Huge mounds of trash are heaped on rural highways, clog the city streets, and ravage the scenic beaches of Mexico. Not every Mexican litters, and those who do may not do it regularly, but as the garbage piles up, many Mexicans seem to remain oblivious to the consequences of this cultural habit.
Litter contributes to the severe flooding that occurs in Mexico City every rainy season, as piles of trash clog up storm drains. Littering is also a health hazard, as roadside dumps breed mosquitoes, which fuels the outbreak of diseases like dengue fever in rural villages in the south.
The city government makes pleas regularly to end the littering, but those pleas seem to be uniformly ignored. Even in upscale neighborhoods like Condesa in Mexico City, trash thrown into the streets is a problem on the rise:
A lack of public concern and responsibility is at the heart of the problem, according to environmental activists. People will put empty bottles into trees, bushes, lampposts – anywhere that is convenient at the moment. Children act by example, imitating their parents and other people by dropping wrappers where they please. City bus drivers tell their passengers to throw trash out the window rather than leave it inside the bus.
“People see it as a problem that doesn’t affect them, but it does,” said Francisco Padron, the director of a Mexico City civic organization whose goal is to educate the public on environmental issues such as this. To many citizens, the littering problem is essentially invisible.
However, it’s not just the people alone; citizens of Mexico share the blame with their government. According to Jorge Trevino, the director of Ecología y Compromiso Empresarial, or ECOCE, an industry-funded group that manages recycling and public awareness campaigns, “There is a lack of political will. There is a lack of infrastructure. In many cities, there is a lack of planning. There is nowhere to put the trash.”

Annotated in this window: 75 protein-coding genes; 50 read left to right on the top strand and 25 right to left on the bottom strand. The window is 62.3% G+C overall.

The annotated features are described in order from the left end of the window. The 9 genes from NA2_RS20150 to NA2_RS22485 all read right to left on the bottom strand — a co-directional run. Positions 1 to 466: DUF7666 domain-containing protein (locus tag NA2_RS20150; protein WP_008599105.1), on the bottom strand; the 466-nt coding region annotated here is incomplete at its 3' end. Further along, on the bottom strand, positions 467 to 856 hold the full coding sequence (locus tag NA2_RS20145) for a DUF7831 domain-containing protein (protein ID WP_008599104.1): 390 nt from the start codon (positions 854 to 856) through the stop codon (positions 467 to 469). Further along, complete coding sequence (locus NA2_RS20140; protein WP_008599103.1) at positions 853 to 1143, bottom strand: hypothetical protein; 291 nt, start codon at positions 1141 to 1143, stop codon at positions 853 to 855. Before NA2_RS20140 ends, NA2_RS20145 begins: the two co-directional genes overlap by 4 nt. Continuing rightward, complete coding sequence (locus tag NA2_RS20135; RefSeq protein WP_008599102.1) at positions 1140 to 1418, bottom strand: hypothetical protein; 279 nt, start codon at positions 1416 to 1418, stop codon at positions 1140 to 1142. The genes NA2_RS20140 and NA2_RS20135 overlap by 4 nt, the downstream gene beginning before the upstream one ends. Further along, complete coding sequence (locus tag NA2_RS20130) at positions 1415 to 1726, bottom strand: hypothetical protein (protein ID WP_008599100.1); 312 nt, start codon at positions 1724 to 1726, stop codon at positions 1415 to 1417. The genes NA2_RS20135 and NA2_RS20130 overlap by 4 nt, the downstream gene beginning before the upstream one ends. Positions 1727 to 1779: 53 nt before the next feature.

Environmental officials in Mexico say that only a few dozen of over 2,500 Mexican cities, towns and villages actually have a landfill or some other type of municipal garbage dump. One of the largest trash dumps in the world, Bordo Poniente, recently closed, eliminating a place to put waste and exacerbating Mexico’s dilemma.
Alongside the issue of where to put the trash, there’s very little social or legal obligation to be clean – “In the United States, you have an authority that is watching. Here in Mexico, there is nothing like that,” Trevino said. “If you throw trash on the highway here in Mexico, no one says anything.”
In recent years, some Mexican cities have been trying to alleviate the litter crisis by using public shaming as a way to punish people who are caught littering. In Monterrey, a northern Mexican town, a system of public shaming was set in place that plastered the litterer’s mugshot and full name on a giant billboard with the words “Detenido por cochino,” which literally translates to “arrested for being a pig.”
However, this was seen by the human rights commission as going a bit too far, and was ruled unconstitutional in the area. “We have to change the culture of cleanliness in the municipality,” said Mayor Pedro Salgado of San Nicolás de los Garza, a suburb of Monterrey , who defended the decision when asked whether human rights were violated by this kind of punishment. The ruling prompted San Nicolás de los Garza to cover the billboards with the following message, which reads “We disagree, but in compliance with the human rights resolution we are covering up the face of someone who dirties our city.” “Every day, we pick up 25 tons of trash.”
In another attempt to shame a litterer publicly, a city official broadcasted his encounter with a woman he caught dumping trash illegally in a district of Mexico City live on the internet. The video was viewed on Facebook over eight million times. This official uses Periscope, the live streaming video app, to shame citizens who litter. The woman caught on film has become known as “Lady Basura,” or “Lady Garbage.”
In many cities and towns in Mexico, littering is common, even acceptable, because the people view it as someone else’s problem – why shouldn’t they throw their trash in the streets if it’s someone’s job to pick it up in the morning? It will undoubtedly take time for the mindsets of many Mexican citizens to change, and the usefulness of the government’s public shaming approach is uncertain.